White Chocolate or Dark, New Reasons to Consider
When it comes to chocolate, most of the studies say we should stick to the dark side. But a new study suggests white chocolate may offer new reasons to consider this sweet treat.
What makes chocolate good for you?
Sure, chocolate tastes great, but what’s behind the reported great health benefits? The main good guys are called flavanols (also known as flavan-3-ols), not to be confused with flavonols, which have a different chemical structure.
Flavanols are a type of plant chemical called flavonoids, which have antioxidant properties and have been shown to benefit heart health by lowering blood pressure, enhancing blood flow, and improving the ability of the blood to clot. Flavanols can be found in foods other than chocolate, such as apples, red grapes, red wine, onions, and peanuts.
The interesting thing is that white chocolate contains little to no flavanols, yet a new study indicates that eating white chocolate provides health benefits. So what’s the story?
In the new study, which appears in the Journal of Molecular Nutrition & Food Research, scientists randomly gave 42 healthy volunteers one of the following types of chocolate: dark chocolate enriched with 907 milligrams of flavanols, dark chocolate with the standard amount of flavanols (392 mg), or white chocolate (0 mg flavanols). Here’s what they found:
- Enriched chocolate significantly reduced (improved) platelet aggregation and ex vivo bleeding time in both men and women. These improvements are associated with better cardiovascular health.
- Enriched chocolate increased fibrinogen binding in women. Fibrinogen is a protein that helps blood clot properly.
- Enriched chocolate reduced expression of P-selectin in men. P-selectin is a protein that has a role in platelet aggregation and inflammation.
- White chocolate significantly reduced P-selectin expression and increased ex vivo bleeding time in men, but these benefits were not seen in women.
Because white chocolate does not contain flavanols, it appears some other component is responsible for the cardiovascular benefits. Future studies may uncover the reasons behind the cardiovascular benefits of dark and white chocolates.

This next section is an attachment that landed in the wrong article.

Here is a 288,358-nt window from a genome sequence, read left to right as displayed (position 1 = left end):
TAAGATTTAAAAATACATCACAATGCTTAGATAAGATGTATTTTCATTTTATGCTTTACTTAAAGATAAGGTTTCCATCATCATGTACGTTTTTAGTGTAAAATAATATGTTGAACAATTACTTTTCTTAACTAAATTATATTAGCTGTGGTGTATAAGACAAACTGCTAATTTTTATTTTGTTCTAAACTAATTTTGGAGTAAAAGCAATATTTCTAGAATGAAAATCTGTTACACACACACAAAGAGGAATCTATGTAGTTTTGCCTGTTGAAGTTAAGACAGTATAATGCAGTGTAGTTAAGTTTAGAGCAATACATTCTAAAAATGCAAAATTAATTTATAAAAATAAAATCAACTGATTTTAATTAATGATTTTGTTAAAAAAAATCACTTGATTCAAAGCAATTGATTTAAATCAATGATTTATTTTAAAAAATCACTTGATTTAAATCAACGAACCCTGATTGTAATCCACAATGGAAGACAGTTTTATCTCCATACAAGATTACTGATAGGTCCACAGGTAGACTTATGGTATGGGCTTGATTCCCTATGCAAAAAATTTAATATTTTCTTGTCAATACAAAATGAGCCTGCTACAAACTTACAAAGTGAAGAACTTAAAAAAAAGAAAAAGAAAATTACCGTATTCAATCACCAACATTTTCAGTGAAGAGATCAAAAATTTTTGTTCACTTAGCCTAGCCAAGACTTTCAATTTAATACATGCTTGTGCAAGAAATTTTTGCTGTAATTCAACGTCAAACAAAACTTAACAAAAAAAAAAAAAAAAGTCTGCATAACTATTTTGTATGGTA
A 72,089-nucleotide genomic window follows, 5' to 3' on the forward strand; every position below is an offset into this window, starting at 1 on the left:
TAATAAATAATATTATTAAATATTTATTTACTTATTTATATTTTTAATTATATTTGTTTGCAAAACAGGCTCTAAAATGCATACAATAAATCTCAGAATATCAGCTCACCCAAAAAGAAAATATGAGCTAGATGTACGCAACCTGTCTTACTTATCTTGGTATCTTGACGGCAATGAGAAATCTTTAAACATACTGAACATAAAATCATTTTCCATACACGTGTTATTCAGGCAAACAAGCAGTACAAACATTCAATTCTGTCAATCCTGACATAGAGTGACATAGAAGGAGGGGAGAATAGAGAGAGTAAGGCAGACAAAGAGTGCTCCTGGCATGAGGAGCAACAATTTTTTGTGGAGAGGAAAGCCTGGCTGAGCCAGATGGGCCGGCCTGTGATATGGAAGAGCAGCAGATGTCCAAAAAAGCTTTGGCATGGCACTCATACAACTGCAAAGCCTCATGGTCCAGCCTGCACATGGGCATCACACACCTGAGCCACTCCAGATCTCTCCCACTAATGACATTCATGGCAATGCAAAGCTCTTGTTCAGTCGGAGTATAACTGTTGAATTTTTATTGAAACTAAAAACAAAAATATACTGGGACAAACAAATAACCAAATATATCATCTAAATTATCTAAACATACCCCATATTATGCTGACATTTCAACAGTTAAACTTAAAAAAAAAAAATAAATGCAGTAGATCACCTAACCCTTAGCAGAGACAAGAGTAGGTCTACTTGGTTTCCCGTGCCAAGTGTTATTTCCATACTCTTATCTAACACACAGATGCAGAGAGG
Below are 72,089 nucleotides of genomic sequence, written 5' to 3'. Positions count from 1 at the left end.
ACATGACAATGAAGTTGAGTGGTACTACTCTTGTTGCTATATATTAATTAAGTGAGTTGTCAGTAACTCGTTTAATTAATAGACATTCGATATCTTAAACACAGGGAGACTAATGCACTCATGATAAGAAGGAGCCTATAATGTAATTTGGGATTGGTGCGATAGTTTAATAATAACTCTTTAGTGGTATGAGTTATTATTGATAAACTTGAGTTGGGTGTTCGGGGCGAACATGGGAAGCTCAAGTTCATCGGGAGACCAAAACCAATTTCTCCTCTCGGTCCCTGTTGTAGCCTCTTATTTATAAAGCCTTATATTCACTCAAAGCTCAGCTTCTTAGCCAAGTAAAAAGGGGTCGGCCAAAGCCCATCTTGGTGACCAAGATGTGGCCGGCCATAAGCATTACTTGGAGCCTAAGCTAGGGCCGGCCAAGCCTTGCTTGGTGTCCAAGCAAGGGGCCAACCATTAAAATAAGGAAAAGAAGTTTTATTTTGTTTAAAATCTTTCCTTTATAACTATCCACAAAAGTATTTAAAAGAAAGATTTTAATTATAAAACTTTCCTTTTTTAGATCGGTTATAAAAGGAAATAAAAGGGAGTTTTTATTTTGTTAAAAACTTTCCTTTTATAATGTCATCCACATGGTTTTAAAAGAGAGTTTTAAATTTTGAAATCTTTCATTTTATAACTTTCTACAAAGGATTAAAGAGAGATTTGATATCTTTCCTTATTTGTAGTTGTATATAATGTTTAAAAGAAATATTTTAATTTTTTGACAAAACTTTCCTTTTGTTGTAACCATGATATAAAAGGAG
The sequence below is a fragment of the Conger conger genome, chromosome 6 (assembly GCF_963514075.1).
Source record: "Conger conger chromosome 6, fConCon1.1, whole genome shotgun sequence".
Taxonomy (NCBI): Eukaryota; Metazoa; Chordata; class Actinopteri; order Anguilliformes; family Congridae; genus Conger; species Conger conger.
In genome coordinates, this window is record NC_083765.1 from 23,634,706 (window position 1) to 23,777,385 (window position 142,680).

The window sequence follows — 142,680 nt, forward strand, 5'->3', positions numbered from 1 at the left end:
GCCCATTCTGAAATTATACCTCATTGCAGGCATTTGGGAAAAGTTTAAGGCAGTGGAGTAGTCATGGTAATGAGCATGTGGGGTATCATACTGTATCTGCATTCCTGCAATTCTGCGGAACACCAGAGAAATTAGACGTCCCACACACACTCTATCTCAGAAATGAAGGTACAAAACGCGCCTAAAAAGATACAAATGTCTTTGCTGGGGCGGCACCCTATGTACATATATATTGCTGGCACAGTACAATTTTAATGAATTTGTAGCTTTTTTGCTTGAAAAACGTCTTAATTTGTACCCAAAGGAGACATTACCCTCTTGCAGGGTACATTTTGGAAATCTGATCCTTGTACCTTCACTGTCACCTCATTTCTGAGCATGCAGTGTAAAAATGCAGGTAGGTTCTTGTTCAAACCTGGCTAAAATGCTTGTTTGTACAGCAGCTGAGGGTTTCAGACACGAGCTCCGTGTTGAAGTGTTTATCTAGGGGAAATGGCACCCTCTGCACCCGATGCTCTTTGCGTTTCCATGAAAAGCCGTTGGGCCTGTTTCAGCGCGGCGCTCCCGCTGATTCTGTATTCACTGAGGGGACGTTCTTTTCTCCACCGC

Other chocolate studies
A University of Cambridge meta-analysis of more than 100,000 people found that individuals who ate the most chocolate had a significant reduction in stroke and cardiovascular disease when compared with people who ate the least amount. This was found to be true even though some of the participants had heart disease.
Specifically, results of five studies showed that high chocolate consumption—compared with low--was associated with a 37 percent reduction in cardiovascular disease and a 29 percent reduction in stroke. Several other studies have indicated that flavanols in cocoa can improve “good” cholesterol (high-density lipoprotein, HDL), including one that appeared in the Journal of Nutrition.
Dark and white chocolate appear to provide different health benefits, and their nutritional makeup differs as well. Dark chocolate contains half the sugar of white chocolate but several grams of protein compared with virtually none in white chocolate, although both sweets are equally high in artery-clogging saturated fat (about 14 grams per 60 gram serving).
Studies into the pros and cons of eating chocolate will likely continue. While they do, you can keep enjoying dark and even white chocolate, but in moderate amounts.
Baba S et al. Plasma LDL and HDL cholesterol and oxidized LDL concentrations are altered in normo- and hypercholesterolemic humans after intake of different levels of cocoa powder. Journal of Nutrition 2007; 137:1436-41
Ostertag LM et al. Flavan-3-ol-enriched dark chocolate and white chocolate improve acute measures of platelet function in a gender-specific way—a randomized-controlled human intervention trial. Molecular Nutrition & Food Research 2013. Doi:10.1002/mnfr.201200283